Microsoft Discovers That Bribing People To Use Its Search Engine Didn't Work
from the money-isn't-everything dept
We recently had a discussion about the role of money as an incentive and how it often doesn’t work the way people think it should (i.e., money often provides negative incentive — the opposite of what you would think). I’m actually working on another post about that topic that I’ll hopefully finish later today, but here’s a quick one demonstrating that point in action.
Way back in 2005, Bill Gates suggested that in the end, Microsoft would be able to beat Google because it had a secret weapon: it could bribe users to use Microsoft instead of Google, by offering them a cut of the advertising revenue. It took a few years, but Microsoft finally turned on that “feature” on a limited basis in 2008, offering cashback for people who bought certain products after searching for them via Microsoft’s search engine. Later that year, it expanded the program to regular search. What happened? Not that many people cared enough. Microsoft kept upping the ante, but most people didn’t care. They were happy with their Google searches, and even if Microsoft was paying them to use its search engine, it wasn’t enough. Well, except for people who figured out how to game the system. But that’s not who Microsoft was targeting.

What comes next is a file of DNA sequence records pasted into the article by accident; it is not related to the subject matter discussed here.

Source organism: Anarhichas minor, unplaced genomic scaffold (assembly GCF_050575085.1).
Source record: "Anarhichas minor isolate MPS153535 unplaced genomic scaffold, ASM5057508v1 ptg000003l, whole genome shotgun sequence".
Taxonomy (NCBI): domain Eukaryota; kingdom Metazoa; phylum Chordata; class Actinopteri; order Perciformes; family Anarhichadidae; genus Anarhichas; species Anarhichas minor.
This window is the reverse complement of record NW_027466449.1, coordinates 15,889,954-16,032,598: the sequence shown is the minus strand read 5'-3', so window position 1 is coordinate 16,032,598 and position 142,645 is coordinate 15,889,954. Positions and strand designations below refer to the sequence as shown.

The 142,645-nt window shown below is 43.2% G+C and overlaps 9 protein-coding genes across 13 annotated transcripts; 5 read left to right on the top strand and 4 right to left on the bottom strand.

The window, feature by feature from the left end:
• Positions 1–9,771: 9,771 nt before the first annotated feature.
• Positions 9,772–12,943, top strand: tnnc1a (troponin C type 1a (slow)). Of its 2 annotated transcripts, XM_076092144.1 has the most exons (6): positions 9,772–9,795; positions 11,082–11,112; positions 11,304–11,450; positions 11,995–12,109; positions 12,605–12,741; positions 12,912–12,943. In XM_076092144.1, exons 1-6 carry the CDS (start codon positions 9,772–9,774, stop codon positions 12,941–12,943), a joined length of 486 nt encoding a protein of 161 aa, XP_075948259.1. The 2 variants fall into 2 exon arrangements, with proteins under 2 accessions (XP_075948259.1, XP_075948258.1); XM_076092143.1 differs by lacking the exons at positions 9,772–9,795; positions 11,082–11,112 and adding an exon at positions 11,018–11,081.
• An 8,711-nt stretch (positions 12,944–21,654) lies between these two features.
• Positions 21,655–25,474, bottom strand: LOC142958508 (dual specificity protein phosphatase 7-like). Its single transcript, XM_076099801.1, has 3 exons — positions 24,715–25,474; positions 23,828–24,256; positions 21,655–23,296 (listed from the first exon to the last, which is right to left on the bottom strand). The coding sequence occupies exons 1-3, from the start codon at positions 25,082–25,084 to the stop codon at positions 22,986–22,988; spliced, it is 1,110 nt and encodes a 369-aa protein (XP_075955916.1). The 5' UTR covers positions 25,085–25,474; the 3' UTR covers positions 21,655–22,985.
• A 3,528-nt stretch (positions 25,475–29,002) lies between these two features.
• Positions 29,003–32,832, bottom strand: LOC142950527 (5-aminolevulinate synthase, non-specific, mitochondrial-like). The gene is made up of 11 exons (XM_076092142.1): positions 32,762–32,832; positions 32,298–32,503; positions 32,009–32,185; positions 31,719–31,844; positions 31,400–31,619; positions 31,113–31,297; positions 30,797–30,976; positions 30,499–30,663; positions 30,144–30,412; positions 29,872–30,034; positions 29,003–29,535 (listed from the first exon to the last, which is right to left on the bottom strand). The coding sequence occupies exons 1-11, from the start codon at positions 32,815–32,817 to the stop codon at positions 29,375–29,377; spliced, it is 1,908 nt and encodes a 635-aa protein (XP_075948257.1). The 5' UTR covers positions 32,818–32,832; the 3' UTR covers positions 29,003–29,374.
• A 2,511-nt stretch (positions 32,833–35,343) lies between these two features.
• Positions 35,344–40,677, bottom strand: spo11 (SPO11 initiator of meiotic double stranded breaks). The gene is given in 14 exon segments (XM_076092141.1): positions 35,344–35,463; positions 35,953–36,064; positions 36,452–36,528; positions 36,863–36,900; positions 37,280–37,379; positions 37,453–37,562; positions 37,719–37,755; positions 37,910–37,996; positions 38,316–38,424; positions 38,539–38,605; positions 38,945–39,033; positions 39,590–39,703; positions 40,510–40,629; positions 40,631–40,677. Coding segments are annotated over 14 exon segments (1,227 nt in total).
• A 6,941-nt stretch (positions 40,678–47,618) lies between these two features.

In lots of ways, this was a great feature — we had over a thousand merchant partners delivering great offers to customers and seeing great ROI on their campaigns, and we were taking some of the advertising revenue and giving it back to customers. But after a couple of years of trying, we did not see the broad adoption that we had hoped for.
Microsoft admission is quite open and honest, which is actually pretty cool. They don’t sugarcoat it. They thought this was something people would like — as the basic belief that monetary rewards drives activity would suggest — but found that, in practice, it does not work at all.